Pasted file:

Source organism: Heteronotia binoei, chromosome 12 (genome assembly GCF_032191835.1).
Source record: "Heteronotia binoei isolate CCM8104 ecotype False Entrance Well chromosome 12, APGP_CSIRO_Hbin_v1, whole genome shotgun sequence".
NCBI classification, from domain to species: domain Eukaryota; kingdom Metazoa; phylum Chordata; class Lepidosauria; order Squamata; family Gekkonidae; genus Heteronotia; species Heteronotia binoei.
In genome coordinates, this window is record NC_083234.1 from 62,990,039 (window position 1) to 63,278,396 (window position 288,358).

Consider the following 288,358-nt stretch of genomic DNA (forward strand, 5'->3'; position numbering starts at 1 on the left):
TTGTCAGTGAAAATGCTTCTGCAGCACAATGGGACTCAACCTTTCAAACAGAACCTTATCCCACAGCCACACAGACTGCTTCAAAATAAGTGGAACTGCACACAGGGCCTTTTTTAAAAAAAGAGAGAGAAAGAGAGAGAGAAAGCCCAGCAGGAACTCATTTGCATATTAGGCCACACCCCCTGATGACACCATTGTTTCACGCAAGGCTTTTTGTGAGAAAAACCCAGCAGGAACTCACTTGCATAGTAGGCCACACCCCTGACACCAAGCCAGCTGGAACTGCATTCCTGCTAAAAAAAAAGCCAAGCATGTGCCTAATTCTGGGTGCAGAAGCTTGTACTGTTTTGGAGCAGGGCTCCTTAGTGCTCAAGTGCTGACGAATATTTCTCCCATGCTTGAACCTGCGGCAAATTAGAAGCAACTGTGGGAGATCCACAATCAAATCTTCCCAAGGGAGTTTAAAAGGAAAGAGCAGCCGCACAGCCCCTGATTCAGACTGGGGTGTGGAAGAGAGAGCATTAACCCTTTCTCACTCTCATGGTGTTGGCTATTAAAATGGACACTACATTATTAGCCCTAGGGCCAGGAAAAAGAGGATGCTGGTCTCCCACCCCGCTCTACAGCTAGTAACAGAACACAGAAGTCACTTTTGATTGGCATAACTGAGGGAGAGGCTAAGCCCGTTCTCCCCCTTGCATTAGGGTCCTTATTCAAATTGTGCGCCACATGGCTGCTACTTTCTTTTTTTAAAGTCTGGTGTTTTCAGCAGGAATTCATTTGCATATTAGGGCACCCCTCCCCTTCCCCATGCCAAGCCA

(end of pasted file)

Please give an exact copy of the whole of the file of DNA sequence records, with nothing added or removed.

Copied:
Source organism: Heteronotia binoei, chromosome 12 (genome assembly GCF_032191835.1).
Source record: "Heteronotia binoei isolate CCM8104 ecotype False Entrance Well chromosome 12, APGP_CSIRO_Hbin_v1, whole genome shotgun sequence".
NCBI classification, from domain to species: domain Eukaryota; kingdom Metazoa; phylum Chordata; class Lepidosauria; order Squamata; family Gekkonidae; genus Heteronotia; species Heteronotia binoei.
In genome coordinates, this window is record NC_083234.1 from 62,990,039 (window position 1) to 63,278,396 (window position 288,358).

Consider the following 288,358-nt stretch of genomic DNA (forward strand, 5'->3'; position numbering starts at 1 on the left):
TTGTCAGTGAAAATGCTTCTGCAGCACAATGGGACTCAACCTTTCAAACAGAACCTTATCCCACAGCCACACAGACTGCTTCAAAATAAGTGGAACTGCACACAGGGCCTTTTTTAAAAAAAGAGAGAGAAAGAGAGAGAGAAAGCCCAGCAGGAACTCATTTGCATATTAGGCCACACCCCCTGATGACACCATTGTTTCACGCAAGGCTTTTTGTGAGAAAAACCCAGCAGGAACTCACTTGCATAGTAGGCCACACCCCTGACACCAAGCCAGCTGGAACTGCATTCCTGCTAAAAAAAAAGCCAAGCATGTGCCTAATTCTGGGTGCAGAAGCTTGTACTGTTTTGGAGCAGGGCTCCTTAGTGCTCAAGTGCTGACGAATATTTCTCCCATGCTTGAACCTGCGGCAAATTAGAAGCAACTGTGGGAGATCCACAATCAAATCTTCCCAAGGGAGTTTAAAAGGAAAGAGCAGCCGCACAGCCCCTGATTCAGACTGGGGTGTGGAAGAGAGAGCATTAACCCTTTCTCACTCTCATGGTGTTGGCTATTAAAATGGACACTACATTATTAGCCCTAGGGCCAGGAAAAAGAGGATGCTGGTCTCCCACCCCGCTCTACAGCTAGTAACAGAACACAGAAGTCACTTTTGATTGGCATAACTGAGGGAGAGGCTAAGCCCGTTCTCCCCCTTGCATTAGGGTCCTTATTCAAATTGTGCGCCACATGGCTGCTACTTTCTTTTTTTAAAGTCTGGTGTTTTCAGCAGGAATTCATTTGCATATTAGGGCACCCCTCCCCTTCCCCATGCCAAGCCA